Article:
The employment of twelve lessoms, four in each rope, provides a cable which is substantially frounder and more uniform in cross section than a cable formed from a lesser number of lessoms.

Furthermore, a larger number of crowns are provided and a larger number of internal friction surfaces; also, there are more lubricating surfaces. Owing to the number and arrangement of the lessoms, there are small voids both internally and externally than in a cable as heretofore made.

The provision of a cable having ropes formed from four lessoms each provide a substantially greater number of internal friction surfaces than in a cable having fewer lessoms and thus the cable has a greater resistance to internal wear caused by repeated extension and contraction, inasmuch as the total internal pressure is distributed over a larger surface. Furthermore, since the cross-sectional area is more solid and there are more points of support between adjacent lessoms, there is less cutting in of the strands and less severe wear owing to this action.

Inasmuch as the cable is laid with a relatively tight lay and the cross-section is substantially fuller than that of a cable having fewer lessoms, there is less internal movement of the fibres, yarns, lessoms and ropes upon extension and contraction than in a cable having fewer lessoms with a result that there is surprisingly less internal wear in the cable. The cable also is highly resilient.

The employment of a relatively higher number of lessoms than heretofore provides a larger number of external crowns and thus the cable is capable of withstanding more external wear than cables heretofore constructed. It is well known that considerable external wear occurs and particularly where is often the case, the hole is offset or not exactly Vertical. In such cases, the exterior of the cable rubs against the side of the hole and substantial wear occurs. The present invention overcomes this disadvantage to a considerable degree.

In manufacturing a cable of any selected size, the .lessoms are formed proportionally smaller in cross section than where less than twelve lessoms are employed and with a correspondingly smaller amount of fibres, whereby the finished cable has the same weight per unit length. However, owing to the advantages of the present invention, the cable has a substantially higher resistance to wear.

In fact, a 2 inch cable formed in accordance with the present invention has been found to have as high as approximately 33 greater wearing ability than a conventional cable of the same size.

Where the cable is employed as a cracker, it

preferably is secured to the wire cable by a ta-' perecl joint in a manner analogous to that'einployed in making a tapered joint between a wire cable and a cracker formed from a hemp cable of the conventional type.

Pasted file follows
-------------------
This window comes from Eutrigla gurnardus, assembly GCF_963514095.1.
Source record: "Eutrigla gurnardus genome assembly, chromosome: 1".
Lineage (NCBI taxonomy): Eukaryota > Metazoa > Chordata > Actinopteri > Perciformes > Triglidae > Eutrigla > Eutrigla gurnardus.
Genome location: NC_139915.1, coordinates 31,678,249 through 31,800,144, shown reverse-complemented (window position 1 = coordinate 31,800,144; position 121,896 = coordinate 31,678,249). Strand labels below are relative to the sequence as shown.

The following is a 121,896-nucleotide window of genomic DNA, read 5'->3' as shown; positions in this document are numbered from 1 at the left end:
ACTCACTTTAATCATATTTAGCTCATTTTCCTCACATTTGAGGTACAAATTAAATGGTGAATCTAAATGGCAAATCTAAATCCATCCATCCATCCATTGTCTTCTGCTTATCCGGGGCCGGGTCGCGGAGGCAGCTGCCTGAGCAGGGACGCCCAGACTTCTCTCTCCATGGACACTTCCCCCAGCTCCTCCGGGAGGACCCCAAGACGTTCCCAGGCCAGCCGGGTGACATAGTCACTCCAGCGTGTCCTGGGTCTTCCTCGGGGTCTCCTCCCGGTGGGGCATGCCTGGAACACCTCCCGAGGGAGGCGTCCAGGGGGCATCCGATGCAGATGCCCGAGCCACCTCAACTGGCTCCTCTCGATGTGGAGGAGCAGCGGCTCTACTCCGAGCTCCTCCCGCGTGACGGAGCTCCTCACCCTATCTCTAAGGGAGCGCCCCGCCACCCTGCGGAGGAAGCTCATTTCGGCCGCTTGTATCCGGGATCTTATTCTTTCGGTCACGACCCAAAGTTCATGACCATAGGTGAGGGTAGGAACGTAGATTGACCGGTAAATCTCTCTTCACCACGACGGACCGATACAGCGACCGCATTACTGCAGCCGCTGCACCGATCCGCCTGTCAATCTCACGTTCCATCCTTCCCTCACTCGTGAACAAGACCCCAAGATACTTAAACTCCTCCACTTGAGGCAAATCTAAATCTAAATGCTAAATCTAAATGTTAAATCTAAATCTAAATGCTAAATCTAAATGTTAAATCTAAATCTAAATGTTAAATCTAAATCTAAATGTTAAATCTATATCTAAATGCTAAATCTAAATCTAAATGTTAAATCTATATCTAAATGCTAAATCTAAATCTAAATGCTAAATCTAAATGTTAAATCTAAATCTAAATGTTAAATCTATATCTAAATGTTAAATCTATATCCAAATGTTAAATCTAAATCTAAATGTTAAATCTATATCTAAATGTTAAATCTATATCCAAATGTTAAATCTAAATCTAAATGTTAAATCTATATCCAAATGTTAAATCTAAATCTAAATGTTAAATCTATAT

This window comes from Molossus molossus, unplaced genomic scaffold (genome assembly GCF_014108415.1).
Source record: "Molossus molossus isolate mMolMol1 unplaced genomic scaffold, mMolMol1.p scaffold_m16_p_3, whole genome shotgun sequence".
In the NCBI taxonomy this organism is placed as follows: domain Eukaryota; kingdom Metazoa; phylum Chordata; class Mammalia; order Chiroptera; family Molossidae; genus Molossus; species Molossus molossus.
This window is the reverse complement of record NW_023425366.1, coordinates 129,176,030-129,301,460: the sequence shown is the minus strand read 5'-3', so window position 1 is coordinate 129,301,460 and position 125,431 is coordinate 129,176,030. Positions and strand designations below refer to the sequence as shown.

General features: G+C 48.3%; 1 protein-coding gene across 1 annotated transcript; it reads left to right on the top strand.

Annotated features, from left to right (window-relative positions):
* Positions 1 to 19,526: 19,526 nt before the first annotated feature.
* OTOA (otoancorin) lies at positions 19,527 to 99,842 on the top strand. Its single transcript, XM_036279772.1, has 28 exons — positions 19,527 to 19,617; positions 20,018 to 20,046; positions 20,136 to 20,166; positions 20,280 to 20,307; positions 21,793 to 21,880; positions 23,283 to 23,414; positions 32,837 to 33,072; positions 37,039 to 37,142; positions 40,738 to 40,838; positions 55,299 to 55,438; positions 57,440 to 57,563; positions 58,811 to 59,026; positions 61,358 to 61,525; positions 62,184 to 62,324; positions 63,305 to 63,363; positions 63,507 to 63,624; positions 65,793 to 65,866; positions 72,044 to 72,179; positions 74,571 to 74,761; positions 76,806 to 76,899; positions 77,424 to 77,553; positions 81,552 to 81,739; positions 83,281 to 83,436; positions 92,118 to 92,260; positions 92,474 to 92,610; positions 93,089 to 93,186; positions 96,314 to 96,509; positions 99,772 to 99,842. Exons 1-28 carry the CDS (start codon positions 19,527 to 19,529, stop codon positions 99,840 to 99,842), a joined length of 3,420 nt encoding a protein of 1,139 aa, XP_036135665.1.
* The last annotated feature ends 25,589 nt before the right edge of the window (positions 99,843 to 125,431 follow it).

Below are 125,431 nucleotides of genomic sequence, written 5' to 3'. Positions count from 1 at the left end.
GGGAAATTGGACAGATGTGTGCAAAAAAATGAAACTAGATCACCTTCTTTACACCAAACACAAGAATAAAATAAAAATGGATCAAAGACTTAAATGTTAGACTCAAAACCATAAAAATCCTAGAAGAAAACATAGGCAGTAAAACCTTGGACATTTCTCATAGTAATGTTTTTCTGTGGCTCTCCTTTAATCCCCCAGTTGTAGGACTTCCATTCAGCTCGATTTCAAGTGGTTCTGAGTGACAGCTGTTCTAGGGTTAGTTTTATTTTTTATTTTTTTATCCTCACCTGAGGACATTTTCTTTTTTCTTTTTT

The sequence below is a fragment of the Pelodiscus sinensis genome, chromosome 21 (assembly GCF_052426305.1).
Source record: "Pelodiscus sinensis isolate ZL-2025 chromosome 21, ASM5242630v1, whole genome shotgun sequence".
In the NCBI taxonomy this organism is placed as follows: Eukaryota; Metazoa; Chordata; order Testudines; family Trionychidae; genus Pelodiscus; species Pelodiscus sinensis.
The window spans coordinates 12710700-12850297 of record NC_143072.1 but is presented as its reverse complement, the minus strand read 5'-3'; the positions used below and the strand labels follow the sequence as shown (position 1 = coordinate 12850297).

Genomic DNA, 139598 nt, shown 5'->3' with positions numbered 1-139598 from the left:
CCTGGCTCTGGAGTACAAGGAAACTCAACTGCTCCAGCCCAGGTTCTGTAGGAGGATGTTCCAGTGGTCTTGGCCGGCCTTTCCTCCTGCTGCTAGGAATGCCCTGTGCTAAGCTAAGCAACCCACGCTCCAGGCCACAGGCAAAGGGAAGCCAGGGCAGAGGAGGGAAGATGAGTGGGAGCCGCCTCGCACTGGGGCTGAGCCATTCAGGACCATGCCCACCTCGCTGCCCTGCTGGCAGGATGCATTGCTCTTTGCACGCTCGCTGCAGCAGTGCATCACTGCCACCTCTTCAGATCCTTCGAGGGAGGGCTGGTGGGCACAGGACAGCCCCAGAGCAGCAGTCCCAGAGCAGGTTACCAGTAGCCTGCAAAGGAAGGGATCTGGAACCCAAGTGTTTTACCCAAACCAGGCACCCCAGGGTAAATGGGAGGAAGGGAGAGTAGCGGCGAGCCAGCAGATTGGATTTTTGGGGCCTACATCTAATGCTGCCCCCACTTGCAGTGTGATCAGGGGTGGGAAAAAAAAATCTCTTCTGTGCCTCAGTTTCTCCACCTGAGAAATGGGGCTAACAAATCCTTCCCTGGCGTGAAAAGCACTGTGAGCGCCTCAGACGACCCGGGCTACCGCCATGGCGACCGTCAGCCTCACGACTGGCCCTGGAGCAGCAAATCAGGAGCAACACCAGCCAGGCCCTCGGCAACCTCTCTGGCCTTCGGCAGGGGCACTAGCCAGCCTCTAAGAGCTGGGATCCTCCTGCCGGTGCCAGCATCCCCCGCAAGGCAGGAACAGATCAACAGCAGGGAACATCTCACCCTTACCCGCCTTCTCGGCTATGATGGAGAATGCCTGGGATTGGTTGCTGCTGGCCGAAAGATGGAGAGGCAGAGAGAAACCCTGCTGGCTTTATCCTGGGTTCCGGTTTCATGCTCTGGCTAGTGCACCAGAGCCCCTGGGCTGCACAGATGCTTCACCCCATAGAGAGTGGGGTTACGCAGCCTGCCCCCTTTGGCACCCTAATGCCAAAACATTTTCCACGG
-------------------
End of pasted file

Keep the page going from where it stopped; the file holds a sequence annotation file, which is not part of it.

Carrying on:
larly the greater number of lessom crowns per unit length, the cablevwill have a substantially better grip in the wire cable. It is, therefore,

possible to use a proportionally shorter joint.

than heretofore.

The twelve lessom cable provided by the presv ent invention is hard, resilient and notably resistant to permanent stretch and to internal and external wear, and is especially well adapted for uselin constructing drilling cables or crackers.

Thislcable also is suitable for other uses where the above-described properties are advantageous;

While certain novel features of the invention have been disclosed herein, and'are pointed out in theannexed claim, it will be understood that various omissions, substitutions and changes may be made by those skilled in the art without departing from the spirit of the invention.

What is claimed is: v

A drilling cable at least a portion of which is of hard resilient construction comprising lubricant-impregnated, hard vegetable fibres, defining a plurality of yarns, said yarns in turn defining twelve lessoms laid to form three cable:

laid strands, said fibres, yarns, lessoms and strands in the order named being progressively under higher degrees of twist. I

AUGUST J. RICK.

Referenced by
Citing PatentFiling datePublication dateApplicantTitle
US3420050 *Aug 18, 1965Jan 7, 1969Ici LtdLubricated polyolefine ropes
US3882665 *Feb 19, 1974May 13, 1975Bethlehem Steel CorpFlexible pumping strand and method of making
US4024913 *Mar 29, 1976May 24, 1977Grable Donovan BWell installations employing non-metallic lines, tubing casing and machinery
US4827708 *Sep 22, 1987May 9, 1989Drahtseilwerk Saar GmbhWire rope
US7165485May 27, 2003Jan 23, 2007Dsm Ippassets B.V.Endless rope
DE1278886B *Aug 23, 1960Sep 26, 1968Bayer AgLitze aus vollsynthetischem Kunststoff
WO2003102295A1 *May 27, 2003Dec 11, 2003Christiaan Henri Peter DirksEndless rope
Classifications
U.S. Classification57/211
International ClassificationD07B1/02, D07B1/00
Cooperative ClassificationD07B5/02, D07B1/142
European ClassificationD07B5/02, D07B1/14A2